Jul 20, 2021
5 min read

What You Need to Know About Indonesia’s Incoming Data Protection Law

Indonesia is the largest and fastest-growing digital economy in Southeast Asia, expected to reach $130 billion by 2025. Now the country is close to passing its first personal data protection law (PDP Law), as Indonesia’s parliament has again put the bill on the priority list for deliberation following delays due to COVID-19. This comes on the heels of a massive data breach in May 2021, involving the sale of personal data belonging to 279 million people.

The PDP Law is set to pass later this year, introducing new key roles, data ownership rights, data transfer rules, among other serious changes to Indonesian data protection legislation. Regulators plan on providing a two-year deadline for full compliance and recommend using the current draft of the law as a basis. We’ve summarized all the key points and updates in this article to help you ensure lasting compliance with the incoming PDP law.

Why should you read this?

In addition to setting new data protection standards in Indonesia, the PDP law will also be felt in jurisdictions all over the world—as any company, regardless of where it’s registered, will be subject to the PDP Law if it deals with Indonesian customers.

The PDP Law will bring considerable changes to how companies process Indonesians’ personal data, including how and where this information must be processed and stored. Sanctions for non-compliance will be stiff, including fines of up to US$14.4 million. Therefore, companies should already be identifying and resolving any potential challenges to compliance with the PDP Law.

The current status of the PDP Law

The Personal Data Protection Law (PDP Law) is making its way through Indonesian Parliament and will soon bring much-needed changes to the country’s data privacy rules. The legislation is based on the EU’s General Data Protection Regulation (GDPR), which means that Indonesia will soon follow nearly all the same data subject rights and personal data processing regulations as the EU.

The PDP Law has 72 articles across 15 chapters, covering data ownership rights, prohibitions on data uses, as well as the collection, storage, processing, and transfer of personal data.


The PDP Law aims to protect all personal data belonging to Indonesian citizens, processed both electronically and manually. It will apply to any entity that handles the personal data of any Indonesian citizen anywhere in the world. These entities could be both public and private sector individuals and corporations located in Indonesia or abroad.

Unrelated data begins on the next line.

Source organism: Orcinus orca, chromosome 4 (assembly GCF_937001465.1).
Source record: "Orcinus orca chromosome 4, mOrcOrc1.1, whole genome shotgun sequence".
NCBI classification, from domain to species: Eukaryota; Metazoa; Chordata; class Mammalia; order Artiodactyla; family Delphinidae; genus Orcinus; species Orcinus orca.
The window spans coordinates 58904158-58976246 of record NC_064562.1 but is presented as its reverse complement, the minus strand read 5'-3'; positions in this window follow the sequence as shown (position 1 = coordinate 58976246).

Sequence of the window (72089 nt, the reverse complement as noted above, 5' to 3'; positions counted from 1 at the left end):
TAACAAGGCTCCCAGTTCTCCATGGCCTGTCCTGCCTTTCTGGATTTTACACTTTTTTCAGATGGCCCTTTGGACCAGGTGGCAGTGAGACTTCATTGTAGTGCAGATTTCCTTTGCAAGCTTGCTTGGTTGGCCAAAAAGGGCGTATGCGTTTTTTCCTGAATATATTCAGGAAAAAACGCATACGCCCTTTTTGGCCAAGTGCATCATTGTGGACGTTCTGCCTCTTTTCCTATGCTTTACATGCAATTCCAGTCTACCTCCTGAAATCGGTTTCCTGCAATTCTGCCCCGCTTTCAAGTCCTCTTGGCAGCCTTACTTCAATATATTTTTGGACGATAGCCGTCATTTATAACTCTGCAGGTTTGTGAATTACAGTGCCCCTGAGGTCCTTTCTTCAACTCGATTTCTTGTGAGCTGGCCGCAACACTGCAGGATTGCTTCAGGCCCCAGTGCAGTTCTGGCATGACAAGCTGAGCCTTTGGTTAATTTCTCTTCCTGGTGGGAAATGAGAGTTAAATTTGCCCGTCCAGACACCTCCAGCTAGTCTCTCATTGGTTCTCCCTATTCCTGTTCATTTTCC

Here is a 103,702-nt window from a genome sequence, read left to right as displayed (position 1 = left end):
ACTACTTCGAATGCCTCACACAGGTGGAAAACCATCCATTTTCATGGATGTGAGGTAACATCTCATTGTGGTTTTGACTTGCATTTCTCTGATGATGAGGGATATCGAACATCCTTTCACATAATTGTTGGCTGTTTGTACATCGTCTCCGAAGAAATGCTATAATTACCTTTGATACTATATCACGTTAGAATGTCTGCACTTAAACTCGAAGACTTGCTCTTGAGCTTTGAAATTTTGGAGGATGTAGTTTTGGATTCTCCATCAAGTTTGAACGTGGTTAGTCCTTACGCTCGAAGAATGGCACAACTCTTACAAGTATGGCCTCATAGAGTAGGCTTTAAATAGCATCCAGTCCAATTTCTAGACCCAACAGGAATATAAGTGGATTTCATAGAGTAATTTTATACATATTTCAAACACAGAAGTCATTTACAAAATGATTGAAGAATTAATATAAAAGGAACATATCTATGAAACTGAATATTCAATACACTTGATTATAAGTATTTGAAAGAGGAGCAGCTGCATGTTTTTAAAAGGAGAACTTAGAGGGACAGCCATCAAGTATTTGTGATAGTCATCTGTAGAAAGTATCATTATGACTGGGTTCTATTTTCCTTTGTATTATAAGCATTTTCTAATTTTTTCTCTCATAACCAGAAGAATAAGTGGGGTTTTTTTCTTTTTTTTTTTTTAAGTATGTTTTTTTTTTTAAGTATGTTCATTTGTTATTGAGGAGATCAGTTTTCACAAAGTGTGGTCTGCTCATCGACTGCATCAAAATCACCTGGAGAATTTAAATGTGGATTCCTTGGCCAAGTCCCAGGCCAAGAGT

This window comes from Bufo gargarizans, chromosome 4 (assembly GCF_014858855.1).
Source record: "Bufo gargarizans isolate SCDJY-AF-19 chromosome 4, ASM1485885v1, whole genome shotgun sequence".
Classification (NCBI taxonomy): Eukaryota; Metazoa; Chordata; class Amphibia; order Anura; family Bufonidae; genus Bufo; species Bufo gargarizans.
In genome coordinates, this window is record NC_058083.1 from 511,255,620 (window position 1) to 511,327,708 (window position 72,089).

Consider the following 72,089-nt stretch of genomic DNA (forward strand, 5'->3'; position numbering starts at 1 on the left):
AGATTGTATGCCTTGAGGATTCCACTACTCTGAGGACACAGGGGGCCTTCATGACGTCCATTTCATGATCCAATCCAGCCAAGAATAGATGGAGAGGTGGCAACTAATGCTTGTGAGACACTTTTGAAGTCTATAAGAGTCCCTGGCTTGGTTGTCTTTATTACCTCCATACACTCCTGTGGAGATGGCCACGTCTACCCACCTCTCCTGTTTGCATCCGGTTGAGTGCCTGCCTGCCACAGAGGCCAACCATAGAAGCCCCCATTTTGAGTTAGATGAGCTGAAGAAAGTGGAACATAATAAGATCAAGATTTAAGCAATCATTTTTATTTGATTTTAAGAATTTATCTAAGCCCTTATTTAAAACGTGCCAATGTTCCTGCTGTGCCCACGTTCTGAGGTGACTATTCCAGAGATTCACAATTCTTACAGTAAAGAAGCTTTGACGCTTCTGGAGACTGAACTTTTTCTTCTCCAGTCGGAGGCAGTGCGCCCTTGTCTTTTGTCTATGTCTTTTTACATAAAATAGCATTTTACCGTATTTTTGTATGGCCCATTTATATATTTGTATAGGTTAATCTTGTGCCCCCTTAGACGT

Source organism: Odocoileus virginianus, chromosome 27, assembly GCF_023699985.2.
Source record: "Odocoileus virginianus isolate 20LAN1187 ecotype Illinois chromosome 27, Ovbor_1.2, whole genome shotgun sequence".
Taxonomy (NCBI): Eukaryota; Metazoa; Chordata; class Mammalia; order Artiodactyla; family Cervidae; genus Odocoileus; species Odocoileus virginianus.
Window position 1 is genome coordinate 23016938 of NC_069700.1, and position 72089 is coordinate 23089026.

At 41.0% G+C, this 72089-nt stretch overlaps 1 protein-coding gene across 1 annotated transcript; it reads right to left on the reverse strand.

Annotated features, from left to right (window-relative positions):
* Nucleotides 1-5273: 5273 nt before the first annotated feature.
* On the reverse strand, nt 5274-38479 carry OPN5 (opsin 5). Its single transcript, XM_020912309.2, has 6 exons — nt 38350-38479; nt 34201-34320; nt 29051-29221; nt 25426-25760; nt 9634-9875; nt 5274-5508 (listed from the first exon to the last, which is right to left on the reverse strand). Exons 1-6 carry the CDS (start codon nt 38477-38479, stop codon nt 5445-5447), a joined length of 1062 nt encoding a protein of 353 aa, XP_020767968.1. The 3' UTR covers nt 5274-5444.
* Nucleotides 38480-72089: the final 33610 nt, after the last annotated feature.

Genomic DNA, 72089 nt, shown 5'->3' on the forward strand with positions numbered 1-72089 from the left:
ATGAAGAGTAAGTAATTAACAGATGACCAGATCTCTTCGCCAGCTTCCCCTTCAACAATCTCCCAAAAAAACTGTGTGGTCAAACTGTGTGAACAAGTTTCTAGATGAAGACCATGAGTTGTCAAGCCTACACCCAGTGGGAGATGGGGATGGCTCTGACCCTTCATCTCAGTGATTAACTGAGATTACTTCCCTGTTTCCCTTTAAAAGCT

Current regulations

There is currently no general law on data protection in Indonesia. However, there are several specific laws that indirectly deal with data privacy. Currently, the Law on Electronic Information and Transactions is the main reference for personal data protection in Indonesia.

The new PDP Law is expected to apply to all sectors, bringing forward comprehensive provisions on personal data protection, both electronically and non-electronically.

What will the new law change

This section details the key incoming changes to Indonesian data protection rules. Click the titles for more information:

1. Defining Personal Data and Personal Data types

Current rules: There are no classifications of personal data.

Incoming rules: Two personal data classifications will be recognized:

  • General: full name, gender, citizenship, religion, or any other personal data used to identify someone;
  • Specific: financial data, health data, life/sexual orientation, biometric data, genetic data, political views, data on children, criminal record.

However, the PDP Law will not differentiate processing requirements between general and specific personal data.

2. Identifying key roles

Current rules: There is no difference between data controllers and processors. All parties that handle personal data have the same responsibilities, regardless of their actual role in data processing.

Incoming rules: The data controller and processor roles will be separated. Accordingly, the terms “Controller” and “Processor” will be introduced, carrying the same meaning as in the GDPR:

  • Data controller: a party that determines the purpose of and controls the processing of personal data;
  • Data processor: a party that processes personal data on behalf of the personal data controller.

*A “party” is any individual, corporation, public entity, business actor, organisation, or institution.

3. New data ownership rights

Current rules: The rights of personal data owners are not explicitly defined.

Incoming rules: Data owners will be granted eleven rights, similar to those recognised under the GDPR. These include data access, withdrawal approval, processing restrictions and objections, deletion requests, as well as the right to be informed and to sue and request compensation in case of any violations. Both data controllers and processors will be required to observe and respect these rights.